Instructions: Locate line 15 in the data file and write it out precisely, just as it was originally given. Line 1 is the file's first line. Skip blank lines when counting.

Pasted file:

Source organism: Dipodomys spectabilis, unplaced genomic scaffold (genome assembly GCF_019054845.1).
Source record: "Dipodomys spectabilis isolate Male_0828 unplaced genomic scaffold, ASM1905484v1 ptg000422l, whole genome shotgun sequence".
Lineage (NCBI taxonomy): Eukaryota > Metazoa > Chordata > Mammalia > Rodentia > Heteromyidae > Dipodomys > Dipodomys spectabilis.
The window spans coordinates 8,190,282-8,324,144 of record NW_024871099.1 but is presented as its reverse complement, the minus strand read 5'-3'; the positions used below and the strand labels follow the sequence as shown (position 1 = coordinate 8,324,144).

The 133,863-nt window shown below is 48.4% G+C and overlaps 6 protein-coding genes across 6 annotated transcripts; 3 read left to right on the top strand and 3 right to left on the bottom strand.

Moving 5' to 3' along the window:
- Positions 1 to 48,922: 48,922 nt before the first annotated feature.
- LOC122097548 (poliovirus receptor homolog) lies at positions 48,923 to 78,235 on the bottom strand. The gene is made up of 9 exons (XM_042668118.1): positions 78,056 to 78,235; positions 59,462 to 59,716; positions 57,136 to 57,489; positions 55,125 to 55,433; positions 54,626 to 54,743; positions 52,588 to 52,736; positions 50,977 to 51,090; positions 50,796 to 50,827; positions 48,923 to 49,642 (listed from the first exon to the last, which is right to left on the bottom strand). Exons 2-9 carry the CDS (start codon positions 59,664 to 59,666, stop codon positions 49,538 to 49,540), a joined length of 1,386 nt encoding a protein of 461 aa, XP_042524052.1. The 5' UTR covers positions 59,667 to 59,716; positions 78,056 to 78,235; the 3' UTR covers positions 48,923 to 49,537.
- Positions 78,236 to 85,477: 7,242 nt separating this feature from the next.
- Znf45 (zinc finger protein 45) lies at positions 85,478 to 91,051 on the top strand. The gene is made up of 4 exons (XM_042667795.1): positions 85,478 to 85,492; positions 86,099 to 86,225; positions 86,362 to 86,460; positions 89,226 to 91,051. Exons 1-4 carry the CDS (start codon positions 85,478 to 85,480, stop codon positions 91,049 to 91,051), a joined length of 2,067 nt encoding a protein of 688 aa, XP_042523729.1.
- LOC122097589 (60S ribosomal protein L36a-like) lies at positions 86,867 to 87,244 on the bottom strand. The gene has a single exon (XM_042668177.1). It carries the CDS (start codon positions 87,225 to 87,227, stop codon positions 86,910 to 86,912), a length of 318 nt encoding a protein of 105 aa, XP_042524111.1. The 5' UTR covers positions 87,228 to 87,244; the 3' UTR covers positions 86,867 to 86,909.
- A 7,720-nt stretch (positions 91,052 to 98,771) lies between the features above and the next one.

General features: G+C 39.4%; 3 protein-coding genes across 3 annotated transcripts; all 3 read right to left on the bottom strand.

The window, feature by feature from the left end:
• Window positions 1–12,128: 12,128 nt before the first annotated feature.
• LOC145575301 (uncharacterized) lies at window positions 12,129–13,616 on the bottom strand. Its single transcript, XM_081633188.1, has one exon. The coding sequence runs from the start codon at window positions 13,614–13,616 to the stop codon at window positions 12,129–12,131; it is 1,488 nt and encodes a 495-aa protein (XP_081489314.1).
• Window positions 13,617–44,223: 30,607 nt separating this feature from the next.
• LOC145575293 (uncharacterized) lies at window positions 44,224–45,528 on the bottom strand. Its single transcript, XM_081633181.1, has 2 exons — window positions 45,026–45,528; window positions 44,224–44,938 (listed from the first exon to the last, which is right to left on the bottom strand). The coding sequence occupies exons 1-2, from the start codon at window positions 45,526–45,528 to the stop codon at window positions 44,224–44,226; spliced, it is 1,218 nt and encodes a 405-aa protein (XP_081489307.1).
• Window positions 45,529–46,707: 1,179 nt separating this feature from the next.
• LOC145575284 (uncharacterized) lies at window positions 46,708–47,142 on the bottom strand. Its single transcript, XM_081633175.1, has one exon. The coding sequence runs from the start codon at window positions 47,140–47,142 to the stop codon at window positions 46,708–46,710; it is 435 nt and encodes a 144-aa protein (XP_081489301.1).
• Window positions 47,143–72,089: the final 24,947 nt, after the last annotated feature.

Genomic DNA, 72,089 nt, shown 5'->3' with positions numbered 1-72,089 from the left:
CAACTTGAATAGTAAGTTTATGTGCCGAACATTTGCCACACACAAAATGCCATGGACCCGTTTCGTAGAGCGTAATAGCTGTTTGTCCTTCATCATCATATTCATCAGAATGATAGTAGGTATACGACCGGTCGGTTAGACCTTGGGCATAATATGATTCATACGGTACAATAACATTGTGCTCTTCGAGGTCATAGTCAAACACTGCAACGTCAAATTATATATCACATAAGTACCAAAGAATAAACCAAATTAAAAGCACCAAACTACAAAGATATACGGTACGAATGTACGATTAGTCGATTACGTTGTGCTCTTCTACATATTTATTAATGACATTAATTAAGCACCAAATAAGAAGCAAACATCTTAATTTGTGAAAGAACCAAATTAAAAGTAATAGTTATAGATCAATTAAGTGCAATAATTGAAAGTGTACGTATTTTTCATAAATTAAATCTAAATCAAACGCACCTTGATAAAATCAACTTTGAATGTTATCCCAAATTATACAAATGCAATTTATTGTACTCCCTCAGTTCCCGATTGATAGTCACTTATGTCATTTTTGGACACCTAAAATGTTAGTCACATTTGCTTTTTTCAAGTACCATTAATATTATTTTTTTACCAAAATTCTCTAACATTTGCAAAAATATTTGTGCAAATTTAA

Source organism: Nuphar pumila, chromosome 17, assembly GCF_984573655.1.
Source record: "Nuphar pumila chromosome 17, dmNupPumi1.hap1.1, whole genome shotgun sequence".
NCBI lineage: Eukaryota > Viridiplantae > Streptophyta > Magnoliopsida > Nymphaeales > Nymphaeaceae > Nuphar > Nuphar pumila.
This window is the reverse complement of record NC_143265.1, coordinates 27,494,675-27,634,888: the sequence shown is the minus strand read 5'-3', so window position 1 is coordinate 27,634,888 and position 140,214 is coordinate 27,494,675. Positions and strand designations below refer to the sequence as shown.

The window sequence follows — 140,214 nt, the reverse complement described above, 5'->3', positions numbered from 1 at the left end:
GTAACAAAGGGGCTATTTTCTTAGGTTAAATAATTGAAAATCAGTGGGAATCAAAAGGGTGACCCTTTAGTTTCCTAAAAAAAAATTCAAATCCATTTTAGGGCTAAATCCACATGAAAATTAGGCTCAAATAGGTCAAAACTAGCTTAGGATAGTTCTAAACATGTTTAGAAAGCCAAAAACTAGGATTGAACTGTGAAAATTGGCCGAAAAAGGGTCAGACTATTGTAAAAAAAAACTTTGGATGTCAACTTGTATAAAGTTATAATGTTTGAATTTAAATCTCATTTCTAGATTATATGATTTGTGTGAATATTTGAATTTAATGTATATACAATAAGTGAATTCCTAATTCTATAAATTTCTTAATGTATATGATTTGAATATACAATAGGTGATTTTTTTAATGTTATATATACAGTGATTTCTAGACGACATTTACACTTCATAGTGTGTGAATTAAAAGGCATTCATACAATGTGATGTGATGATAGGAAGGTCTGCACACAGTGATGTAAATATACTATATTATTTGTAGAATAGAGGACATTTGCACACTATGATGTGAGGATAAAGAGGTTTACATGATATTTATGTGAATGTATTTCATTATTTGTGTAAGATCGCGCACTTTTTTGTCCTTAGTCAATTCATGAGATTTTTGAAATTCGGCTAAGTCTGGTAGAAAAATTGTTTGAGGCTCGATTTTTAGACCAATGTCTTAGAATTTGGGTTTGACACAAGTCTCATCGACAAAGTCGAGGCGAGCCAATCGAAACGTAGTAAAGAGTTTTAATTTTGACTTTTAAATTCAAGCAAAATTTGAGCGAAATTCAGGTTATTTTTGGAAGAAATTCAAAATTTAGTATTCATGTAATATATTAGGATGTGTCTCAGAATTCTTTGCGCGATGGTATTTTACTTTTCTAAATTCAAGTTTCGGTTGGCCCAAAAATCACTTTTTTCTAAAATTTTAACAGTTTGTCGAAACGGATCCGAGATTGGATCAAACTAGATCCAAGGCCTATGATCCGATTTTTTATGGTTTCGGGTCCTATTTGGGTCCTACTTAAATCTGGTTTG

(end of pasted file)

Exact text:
• Window positions 1–12,128: 12,128 nt before the first annotated feature.